Differential timing of granule cell production during cerebellum development underlies generation of the foliation pattern
The axons of newly produced gcs stack inside to out in the molecular layer. a-b Adjacent sagittal midline sections of a P28 Atoh1-tau Cb after Tm administration at P10 stained for (a) X-gal to visualize the nuclei of the marked cells, (b) GFP fluorescent immunostaining (green) to visualize the axons of the marked granule cells. The anteroposterior zones have been color coded (anterior zone: green, central zone: blue, posterior zone: purple and nodular zone: yellow). c-h sagittal midline sections of lobule 3 of P28 Atoh1-tau Cb stained for GFP to reveal the position of the axons of the marked granule cells after Tm administration at the indicated ages showing that the proportion of molecular layer labeled diminishes as Tm is administered later
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Related In: Results  -  Collection

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Fig1: The axons of newly produced gcs stack inside to out in the molecular layer. a-b Adjacent sagittal midline sections of a P28 Atoh1-tau Cb after Tm administration at P10 stained for (a) X-gal to visualize the nuclei of the marked cells, (b) GFP fluorescent immunostaining (green) to visualize the axons of the marked granule cells. The anteroposterior zones have been color coded (anterior zone: green, central zone: blue, posterior zone: purple and nodular zone: yellow). c-h sagittal midline sections of lobule 3 of P28 Atoh1-tau Cb stained for GFP to reveal the position of the axons of the marked granule cells after Tm administration at the indicated ages showing that the proportion of molecular layer labeled diminishes as Tm is administered later
Mentions: Tm was injected every two days from P2 to P14 to Atoh1-Tau mice, 1 day for each mouse, and the fate-mapped cells were analyzed at P28. As expected, the cell bodies (detected with X-gal staining) of the marked cells were scattered throughout the IGL (Fig. 1a), whereas the labeled axons (immunostained for GFP) were stacked on top of unlabeled axons defining an outer portion of labeled ML and inner portion of unlabeled ML (Fig. 1b-h). We did indeed observe that the height of the outer ML that was labeled progressively decreased as Tm was administered later in Cb development (Fig. 1c-h). We measured the area of labeled ML as a proportion of the total area of ML in each lobule on three midline sections from animals that received 50 μg/g (n = 1) or 200 μg/g (n = 2) of Tm at P8. As expected, we did not observe a significant difference in the proportion of ML area labeled in each lobule between animals that received different doses of Tm, except for lobule 10 where curiously the proportion of ML area labeled was slightly greater in the 1 Atoh1-Tau animal induced with 50 μg/g compared to the two animals induced with 200 μg/g Tm (33.9 % compared to 29.9 % (t-test, p = 0.0015) or 30.8 % (t-test, p = 0.0045)). We then compared the density of labeled cell nuclei (Fig. 2a) to the proportion of labeled ML area (Fig. 2b) in corresponding regions of each lobule, 2 adults were injected with 50 μg/g Tm at P8 in order to distinguish individual labeled cells. We indeed found a high correlation between the density of labeled cell nuclei in particular lobules and the proportion of labeled ML area in the two animals analyzed (Spearman correlation coefficient r = 0.8897, p < 0.0001, Fig. 2c, and r = 0.7055, p = 0.0048, not shown). Thus, the proportion of labeled ML area represents the proportion of axons in the ML produced from the time of induction until the completion of gc production.Fig. 1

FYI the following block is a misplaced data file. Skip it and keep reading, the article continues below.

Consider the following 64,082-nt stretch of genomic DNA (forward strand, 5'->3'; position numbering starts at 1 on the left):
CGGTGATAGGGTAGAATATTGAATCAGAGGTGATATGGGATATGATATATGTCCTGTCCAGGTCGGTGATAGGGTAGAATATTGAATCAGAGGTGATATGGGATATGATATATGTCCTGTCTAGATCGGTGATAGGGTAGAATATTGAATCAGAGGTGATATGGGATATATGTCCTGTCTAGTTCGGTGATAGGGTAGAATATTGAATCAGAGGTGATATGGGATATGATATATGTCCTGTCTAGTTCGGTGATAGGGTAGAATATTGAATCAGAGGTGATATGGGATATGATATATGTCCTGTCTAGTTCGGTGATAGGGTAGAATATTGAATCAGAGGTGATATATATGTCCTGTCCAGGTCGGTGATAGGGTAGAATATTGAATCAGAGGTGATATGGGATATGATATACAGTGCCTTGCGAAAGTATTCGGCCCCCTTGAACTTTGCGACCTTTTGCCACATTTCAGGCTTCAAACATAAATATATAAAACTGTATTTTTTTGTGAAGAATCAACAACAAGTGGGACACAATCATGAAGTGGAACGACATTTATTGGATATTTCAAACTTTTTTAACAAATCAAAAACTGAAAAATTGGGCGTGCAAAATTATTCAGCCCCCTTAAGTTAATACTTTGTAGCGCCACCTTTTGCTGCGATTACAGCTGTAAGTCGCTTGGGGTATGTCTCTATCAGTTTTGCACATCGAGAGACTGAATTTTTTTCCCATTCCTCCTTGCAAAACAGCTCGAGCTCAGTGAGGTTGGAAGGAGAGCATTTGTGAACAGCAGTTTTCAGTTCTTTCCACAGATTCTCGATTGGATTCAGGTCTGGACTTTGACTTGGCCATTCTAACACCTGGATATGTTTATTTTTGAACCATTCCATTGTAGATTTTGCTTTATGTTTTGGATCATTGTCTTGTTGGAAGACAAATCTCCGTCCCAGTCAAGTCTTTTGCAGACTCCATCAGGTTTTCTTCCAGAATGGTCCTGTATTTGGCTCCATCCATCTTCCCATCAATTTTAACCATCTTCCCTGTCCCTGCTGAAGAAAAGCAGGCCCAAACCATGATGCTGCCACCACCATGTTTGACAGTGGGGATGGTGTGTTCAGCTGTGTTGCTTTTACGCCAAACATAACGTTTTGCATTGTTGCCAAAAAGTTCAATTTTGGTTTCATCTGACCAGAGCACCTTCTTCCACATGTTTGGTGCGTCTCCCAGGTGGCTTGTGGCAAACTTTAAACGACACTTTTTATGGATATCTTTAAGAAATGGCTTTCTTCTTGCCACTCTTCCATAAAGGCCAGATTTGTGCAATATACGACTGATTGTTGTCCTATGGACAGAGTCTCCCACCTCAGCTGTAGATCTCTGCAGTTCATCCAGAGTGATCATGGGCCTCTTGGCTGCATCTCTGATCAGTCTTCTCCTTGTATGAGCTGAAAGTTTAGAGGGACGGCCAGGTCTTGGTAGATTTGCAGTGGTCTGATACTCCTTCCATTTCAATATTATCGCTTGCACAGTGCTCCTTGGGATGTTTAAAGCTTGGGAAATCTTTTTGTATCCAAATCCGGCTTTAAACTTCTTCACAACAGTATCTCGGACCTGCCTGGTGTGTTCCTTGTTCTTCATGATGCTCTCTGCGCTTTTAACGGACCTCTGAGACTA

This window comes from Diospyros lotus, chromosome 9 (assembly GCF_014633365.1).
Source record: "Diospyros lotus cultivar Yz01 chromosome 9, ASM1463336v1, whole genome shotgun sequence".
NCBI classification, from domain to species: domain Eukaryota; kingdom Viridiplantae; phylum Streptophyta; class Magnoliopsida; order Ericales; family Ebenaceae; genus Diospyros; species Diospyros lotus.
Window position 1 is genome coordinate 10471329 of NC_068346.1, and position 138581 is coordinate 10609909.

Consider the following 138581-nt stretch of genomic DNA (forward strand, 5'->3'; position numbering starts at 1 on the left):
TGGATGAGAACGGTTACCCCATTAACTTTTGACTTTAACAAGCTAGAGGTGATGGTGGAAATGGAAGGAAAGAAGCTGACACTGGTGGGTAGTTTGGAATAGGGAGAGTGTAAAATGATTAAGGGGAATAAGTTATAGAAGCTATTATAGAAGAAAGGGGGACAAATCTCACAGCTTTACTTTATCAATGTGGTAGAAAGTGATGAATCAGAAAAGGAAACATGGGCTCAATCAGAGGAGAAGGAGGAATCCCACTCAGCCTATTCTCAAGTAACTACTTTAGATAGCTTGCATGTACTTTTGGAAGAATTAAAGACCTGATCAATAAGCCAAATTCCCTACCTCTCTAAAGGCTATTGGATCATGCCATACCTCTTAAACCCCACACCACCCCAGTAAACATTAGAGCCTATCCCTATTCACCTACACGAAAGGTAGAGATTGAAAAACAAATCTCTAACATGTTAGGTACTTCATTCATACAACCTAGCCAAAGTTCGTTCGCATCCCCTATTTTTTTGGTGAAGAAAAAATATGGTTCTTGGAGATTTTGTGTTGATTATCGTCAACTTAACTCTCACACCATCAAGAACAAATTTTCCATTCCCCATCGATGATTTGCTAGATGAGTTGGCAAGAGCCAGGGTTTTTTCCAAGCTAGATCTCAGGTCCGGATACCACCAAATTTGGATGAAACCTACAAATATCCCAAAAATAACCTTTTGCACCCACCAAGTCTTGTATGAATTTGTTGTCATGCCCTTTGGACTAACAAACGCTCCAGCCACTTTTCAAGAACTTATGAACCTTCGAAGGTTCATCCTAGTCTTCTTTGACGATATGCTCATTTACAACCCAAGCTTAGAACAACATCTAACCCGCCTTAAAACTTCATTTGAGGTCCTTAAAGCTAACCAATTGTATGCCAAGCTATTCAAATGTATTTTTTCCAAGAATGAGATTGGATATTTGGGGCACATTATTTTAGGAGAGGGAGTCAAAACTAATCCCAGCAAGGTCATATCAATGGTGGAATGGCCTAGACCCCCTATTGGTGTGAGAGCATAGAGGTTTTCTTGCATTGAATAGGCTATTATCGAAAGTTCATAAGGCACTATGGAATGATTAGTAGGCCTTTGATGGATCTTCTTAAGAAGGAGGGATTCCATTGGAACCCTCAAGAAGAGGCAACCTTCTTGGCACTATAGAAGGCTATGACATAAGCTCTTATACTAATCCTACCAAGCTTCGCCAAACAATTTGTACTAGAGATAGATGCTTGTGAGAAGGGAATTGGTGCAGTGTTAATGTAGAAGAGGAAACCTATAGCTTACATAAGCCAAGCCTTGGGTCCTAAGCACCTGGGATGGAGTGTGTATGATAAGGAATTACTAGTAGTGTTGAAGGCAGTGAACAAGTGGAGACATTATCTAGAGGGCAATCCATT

View Article: PubMed Central - PubMed

ABSTRACT

Background: The mouse cerebellum (Cb) has a remarkably complex foliated three-dimensional (3D) structure, but a stereotypical cytoarchitecture and local circuitry. Little is known of the cellular behaviors and genes that function during development to determine the foliation pattern. In the anteroposterior axis the mammalian cerebellum is divided by lobules with distinct sizes, and the foliation pattern differs along the mediolateral axis defining a medial vermis and two lateral hemispheres. In the vermis, lobules are further grouped into four anteroposterior zones (anterior, central, posterior and nodular zones) based on genetic criteria, and each has distinct lobules. Since each cerebellar afferent group projects to particular lobules and zones, it is critical to understand how the 3D structure of the Cb is acquired. During cerebellar development, the production of granule cells (gcs), the most numerous cell type in the brain, is required for foliation. We hypothesized that the timing of gc accumulation is different in the four vermal zones during development and contributes to the distinct lobule morphologies.

Methods and results: In order to test this idea, we used genetic inducible fate mapping to quantify accumulation of gcs in each lobule during the first two postnatal weeks in mice. The timing of gc production was found to be particular to each lobule, and delayed in the central zone lobules relative to the other zones. Quantification of gc proliferation and differentiation at three time-points in lobules representing different zones, revealed the delay involves a later onset of maximum differentiation and prolonged proliferation of gc progenitors in the central zone. Similar experiments in Engrailed mutants (En1&minus;/+;En2&minus;/&minus;), which have a smaller Cb and altered foliation pattern preferentially outside the central zone, showed that gc production, proliferation and differentiation are altered such that the differences between zones are attenuated compared to wild-type mice.

Conclusions: Our results reveal that gc production is differentially regulated in each zone of the cerebellar vermis, and our mutant analysis indicates that the dynamics of gc production plays a role in determining the 3D structure of the Cb.

Electronic supplementary material: The online version of this article (doi:10.1186/s13064-016-0072-z) contains supplementary material, which is available to authorized users.

No MeSH data available.